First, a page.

Lately, it seems that all I hear throughout the education system is about equity and anti-oppression. These seem to be the latest buzzwords in our profession and they permeate throughout everything we do. Teachers are encouraged to develop a belief statement about equity and anti-oppression work and to embed it into their philosophy, pedagogy and teaching practices. However, have you ever stopped to seriously ask yourself, what does it really mean to teach through an equity and anti-oppressive lens? I have, and the answer was quite revealing. 

 

First, I had to reflect upon my own understanding of equity and anti-oppression in order to truly recognize my role and position as an educator. To me, equity is liberation of the mind, body and soul. It is a human right to have the freedom to think, act and feel in your true authentic self, without fear and discrimination. Equity is a sense of being included, valued and respected in all spaces and in all communities. Inequality and discriminations occur when certain spaces and communities deny you of your rights as a human being. Equity and Anti-oppression is a framework used to address and dismantle these inequities and discriminatory practices, which are often systemic in nature and deeply embedded into our habits and norms. Honestly, that took years for me to understand and to define through my own lens. I had to reflect upon how, and acknowledge that, my own (limited as they are) power and privilege (as a middle-class male educator) contributed to the systemic inequalities that exist in our society and throughout the education system. I also had to think about what role I could play to be an agent of change. I think my understanding of equity and anti-oppression align strongly with ETFO’s Equity Statement

 

Now, do I feel included, valued and respected in all spaces and in all communities in which I engage? Unfortunately the answer is more often no than yes. My race, ethnicity and sexual identity often impact how I think, act and feel in certain spaces and how others interact with me in those spaces. I find myself negotiating and navigating spaces on a daily basis. It can be quite exhausting and disempowering. So, why do I endure this disheartening experience time after time? For the same reason I became an educator. I strongly believe that all people, all students in particular, should be included, valued, and respected in all aspects of life, including their school community. Unfortunately that does not happen in all spaces and for all people/students. I know this because it happened to me as a student and it continues to happen to me as an adult educator. I see the inequities in our education policies and practices, in our classroom management practices and in our assessment and evaluation practices. Most notably, as a guidance counsellor, I am constantly advocating for the rights of Black and Indigenous students, and students in the Special Education system, to receive equitable treatment and access to resources and programs during the high school transition process. Everything that I am, through my lived experiences, and everything that I do for myself and others is embedded in an equity and anti-oppressive framework.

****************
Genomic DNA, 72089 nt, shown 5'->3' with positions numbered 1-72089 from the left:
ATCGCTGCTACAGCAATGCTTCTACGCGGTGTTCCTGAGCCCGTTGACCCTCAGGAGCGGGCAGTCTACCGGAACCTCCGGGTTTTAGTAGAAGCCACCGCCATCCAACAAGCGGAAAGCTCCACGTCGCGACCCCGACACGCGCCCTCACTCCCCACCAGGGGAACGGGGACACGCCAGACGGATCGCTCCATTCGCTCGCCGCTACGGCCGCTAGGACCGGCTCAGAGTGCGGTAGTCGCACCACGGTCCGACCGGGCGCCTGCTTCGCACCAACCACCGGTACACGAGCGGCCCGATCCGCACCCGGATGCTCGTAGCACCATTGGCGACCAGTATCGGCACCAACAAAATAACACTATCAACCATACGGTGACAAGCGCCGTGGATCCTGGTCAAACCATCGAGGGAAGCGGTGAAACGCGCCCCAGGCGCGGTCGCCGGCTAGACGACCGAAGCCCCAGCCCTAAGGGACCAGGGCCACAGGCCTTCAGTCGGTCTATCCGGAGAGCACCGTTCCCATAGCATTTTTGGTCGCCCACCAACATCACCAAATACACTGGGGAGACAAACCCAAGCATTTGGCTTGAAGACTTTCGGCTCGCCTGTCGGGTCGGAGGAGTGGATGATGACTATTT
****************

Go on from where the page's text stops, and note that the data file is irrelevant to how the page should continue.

I use ETFO’s Anti-Oppressive Framework to align my thinking and practice. Here is an excerpt from ETFO’s definition and statement: